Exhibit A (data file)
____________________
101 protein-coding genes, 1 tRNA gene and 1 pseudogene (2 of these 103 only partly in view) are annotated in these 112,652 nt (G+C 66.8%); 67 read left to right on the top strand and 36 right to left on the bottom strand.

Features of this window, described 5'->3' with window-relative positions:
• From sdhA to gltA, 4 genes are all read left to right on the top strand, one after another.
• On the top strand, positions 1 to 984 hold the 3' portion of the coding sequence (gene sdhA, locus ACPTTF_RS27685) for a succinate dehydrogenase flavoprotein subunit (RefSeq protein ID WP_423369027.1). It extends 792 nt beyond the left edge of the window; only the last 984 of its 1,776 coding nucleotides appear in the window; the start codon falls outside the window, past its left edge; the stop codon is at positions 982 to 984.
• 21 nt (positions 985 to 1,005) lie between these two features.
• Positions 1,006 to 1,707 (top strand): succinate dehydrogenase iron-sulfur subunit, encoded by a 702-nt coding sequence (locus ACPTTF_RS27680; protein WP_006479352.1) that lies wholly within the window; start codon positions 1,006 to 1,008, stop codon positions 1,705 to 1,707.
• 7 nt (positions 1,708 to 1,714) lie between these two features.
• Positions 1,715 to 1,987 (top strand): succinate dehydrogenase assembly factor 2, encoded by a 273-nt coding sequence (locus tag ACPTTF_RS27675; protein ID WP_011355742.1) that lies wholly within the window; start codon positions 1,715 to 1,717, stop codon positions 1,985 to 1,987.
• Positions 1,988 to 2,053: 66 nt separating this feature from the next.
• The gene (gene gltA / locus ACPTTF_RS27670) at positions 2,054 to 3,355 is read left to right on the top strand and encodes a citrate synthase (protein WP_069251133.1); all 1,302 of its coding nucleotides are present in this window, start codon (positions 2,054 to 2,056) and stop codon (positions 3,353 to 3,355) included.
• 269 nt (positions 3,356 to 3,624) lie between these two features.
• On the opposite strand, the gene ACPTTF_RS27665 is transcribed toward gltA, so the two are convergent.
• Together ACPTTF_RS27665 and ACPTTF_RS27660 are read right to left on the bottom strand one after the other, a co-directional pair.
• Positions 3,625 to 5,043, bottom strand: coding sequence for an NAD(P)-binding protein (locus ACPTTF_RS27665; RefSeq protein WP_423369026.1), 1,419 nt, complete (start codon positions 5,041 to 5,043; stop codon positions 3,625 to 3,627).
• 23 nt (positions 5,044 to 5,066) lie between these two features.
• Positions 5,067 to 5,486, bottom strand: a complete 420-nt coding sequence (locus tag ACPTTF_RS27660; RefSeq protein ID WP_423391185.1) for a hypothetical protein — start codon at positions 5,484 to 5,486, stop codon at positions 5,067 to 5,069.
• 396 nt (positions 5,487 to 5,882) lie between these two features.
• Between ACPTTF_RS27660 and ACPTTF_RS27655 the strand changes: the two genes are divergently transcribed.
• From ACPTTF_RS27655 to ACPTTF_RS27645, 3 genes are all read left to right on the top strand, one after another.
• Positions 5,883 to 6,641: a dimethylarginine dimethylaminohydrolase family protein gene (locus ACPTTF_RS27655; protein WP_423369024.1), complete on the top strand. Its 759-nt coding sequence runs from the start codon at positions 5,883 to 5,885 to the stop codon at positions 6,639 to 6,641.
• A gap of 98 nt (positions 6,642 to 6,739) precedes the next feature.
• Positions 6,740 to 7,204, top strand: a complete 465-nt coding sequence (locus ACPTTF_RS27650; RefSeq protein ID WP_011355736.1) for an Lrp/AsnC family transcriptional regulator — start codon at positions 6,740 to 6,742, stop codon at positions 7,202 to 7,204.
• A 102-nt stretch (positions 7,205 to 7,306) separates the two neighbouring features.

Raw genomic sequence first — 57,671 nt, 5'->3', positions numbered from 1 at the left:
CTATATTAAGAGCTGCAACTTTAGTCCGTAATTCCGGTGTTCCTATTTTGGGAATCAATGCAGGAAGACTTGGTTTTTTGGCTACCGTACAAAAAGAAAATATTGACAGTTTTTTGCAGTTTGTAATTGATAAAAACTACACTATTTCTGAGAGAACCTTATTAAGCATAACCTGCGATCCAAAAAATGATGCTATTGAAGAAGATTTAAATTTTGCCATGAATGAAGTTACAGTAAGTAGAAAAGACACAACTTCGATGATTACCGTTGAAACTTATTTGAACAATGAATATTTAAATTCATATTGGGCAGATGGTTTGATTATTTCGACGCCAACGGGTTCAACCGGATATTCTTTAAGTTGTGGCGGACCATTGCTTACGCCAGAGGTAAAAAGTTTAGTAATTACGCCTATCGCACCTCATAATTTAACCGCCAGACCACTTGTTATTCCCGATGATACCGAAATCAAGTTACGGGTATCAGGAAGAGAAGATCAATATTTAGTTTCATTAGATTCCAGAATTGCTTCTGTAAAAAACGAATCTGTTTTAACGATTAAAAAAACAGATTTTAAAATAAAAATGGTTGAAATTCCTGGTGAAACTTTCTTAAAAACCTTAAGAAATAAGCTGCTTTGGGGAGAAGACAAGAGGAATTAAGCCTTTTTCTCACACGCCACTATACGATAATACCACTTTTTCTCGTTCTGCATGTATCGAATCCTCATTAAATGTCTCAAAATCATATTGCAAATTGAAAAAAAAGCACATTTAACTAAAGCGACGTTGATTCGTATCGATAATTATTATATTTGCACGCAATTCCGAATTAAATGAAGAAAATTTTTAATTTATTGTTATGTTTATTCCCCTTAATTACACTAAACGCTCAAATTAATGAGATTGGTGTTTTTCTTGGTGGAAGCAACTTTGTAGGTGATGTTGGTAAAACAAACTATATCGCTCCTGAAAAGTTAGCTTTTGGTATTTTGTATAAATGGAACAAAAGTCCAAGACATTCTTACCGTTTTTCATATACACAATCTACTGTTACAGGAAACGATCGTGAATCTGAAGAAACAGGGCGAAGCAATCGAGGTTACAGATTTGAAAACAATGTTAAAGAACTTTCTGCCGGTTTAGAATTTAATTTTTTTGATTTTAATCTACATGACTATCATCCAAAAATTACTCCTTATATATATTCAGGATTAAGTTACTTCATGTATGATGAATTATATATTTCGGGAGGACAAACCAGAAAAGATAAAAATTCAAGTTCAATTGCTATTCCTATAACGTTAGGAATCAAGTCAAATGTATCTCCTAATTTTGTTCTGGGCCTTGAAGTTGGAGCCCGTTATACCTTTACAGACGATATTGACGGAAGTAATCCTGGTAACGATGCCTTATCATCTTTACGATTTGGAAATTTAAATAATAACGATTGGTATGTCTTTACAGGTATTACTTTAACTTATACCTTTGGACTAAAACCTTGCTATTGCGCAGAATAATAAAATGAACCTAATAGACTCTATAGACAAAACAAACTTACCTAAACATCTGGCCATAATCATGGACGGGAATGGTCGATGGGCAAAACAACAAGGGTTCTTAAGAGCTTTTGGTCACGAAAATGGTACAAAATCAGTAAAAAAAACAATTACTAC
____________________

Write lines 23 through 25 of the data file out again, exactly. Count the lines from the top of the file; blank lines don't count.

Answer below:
• A 102-nt stretch (positions 7,205 to 7,306) separates the two neighbouring features.

Raw genomic sequence first — 57,671 nt, 5'->3', positions numbered from 1 at the left:
CTATATTAAGAGCTGCAACTTTAGTCCGTAATTCCGGTGTTCCTATTTTGGGAATCAATGCAGGAAGACTTGGTTTTTTGGCTACCGTACAAAAAGAAAATATTGACAGTTTTTTGCAGTTTGTAATTGATAAAAACTACACTATTTCTGAGAGAACCTTATTAAGCATAACCTGCGATCCAAAAAATGATGCTATTGAAGAAGATTTAAATTTTGCCATGAATGAAGTTACAGTAAGTAGAAAAGACACAACTTCGATGATTACCGTTGAAACTTATTTGAACAATGAATATTTAAATTCATATTGGGCAGATGGTTTGATTATTTCGACGCCAACGGGTTCAACCGGATATTCTTTAAGTTGTGGCGGACCATTGCTTACGCCAGAGGTAAAAAGTTTAGTAATTACGCCTATCGCACCTCATAATTTAACCGCCAGACCACTTGTTATTCCCGATGATACCGAAATCAAGTTACGGGTATCAGGAAGAGAAGATCAATATTTAGTTTCATTAGATTCCAGAATTGCTTCTGTAAAAAACGAATCTGTTTTAACGATTAAAAAAACAGATTTTAAAATAAAAATGGTTGAAATTCCTGGTGAAACTTTCTTAAAAACCTTAAGAAATAAGCTGCTTTGGGGAGAAGACAAGAGGAATTAAGCCTTTTTCTCACACGCCACTATACGATAATACCACTTTTTCTCGTTCTGCATGTATCGAATCCTCATTAAATGTCTCAAAATCATATTGCAAATTGAAAAAAAAGCACATTTAACTAAAGCGACGTTGATTCGTATCGATAATTATTATATTTGCACGCAATTCCGAATTAAATGAAGAAAATTTTTAATTTATTGTTATGTTTATTCCCCTTAATTACACTAAACGCTCAAATTAATGAGATTGGTGTTTTTCTTGGTGGAAGCAACTTTGTAGGTGATGTTGGTAAAACAAACTATATCGCTCCTGAAAAGTTAGCTTTTGGTATTTTGTATAAATGGAACAAAAGTCCAAGACATTCTTACCGTTTTTCATATACACAATCTACTGTTACAGGAAACGATCGTGAATCTGAAGAAACAGGGCGAAGCAATCGAGGTTACAGATTTGAAAACAATGTTAAAGAACTTTCTGCCGGTTTAGAATTTAATTTTTTTGATTTTAATCTACATGACTATCATCCAAAAATTACTCCTTATATATATTCAGGATTAAGTTACTTCATGTATGATGAATTATATATTTCGGGAGGACAAACCAGAAAAGATAAAAATTCAAGTTCAATTGCTATTCCTATAACGTTAGGAATCAAGTCAAATGTATCTCCTAATTTTGTTCTGGGCCTTGAAGTTGGAGCCCGTTATACCTTTACAGACGATATTGACGGAAGTAATCCTGGTAACGATGCCTTATCATCTTTACGATTTGGAAATTTAAATAATAACGATTGGTATGTCTTTACAGGTATTACTTTAACTTATACCTTTGGACTAAAACCTTGCTATTGCGCAGAATAATAAAATGAACCTAATAGACTCTATAGACAAAACAAACTTACCTAAACATCTGGCCATAATCATGGACGGGAATGGTCGATGGGCAAAACAACAAGGGTTCTTAAGAGCTTTTGGTCACGAAAATGGTACAAAATCAGTAAAAAAAACAATTACTAC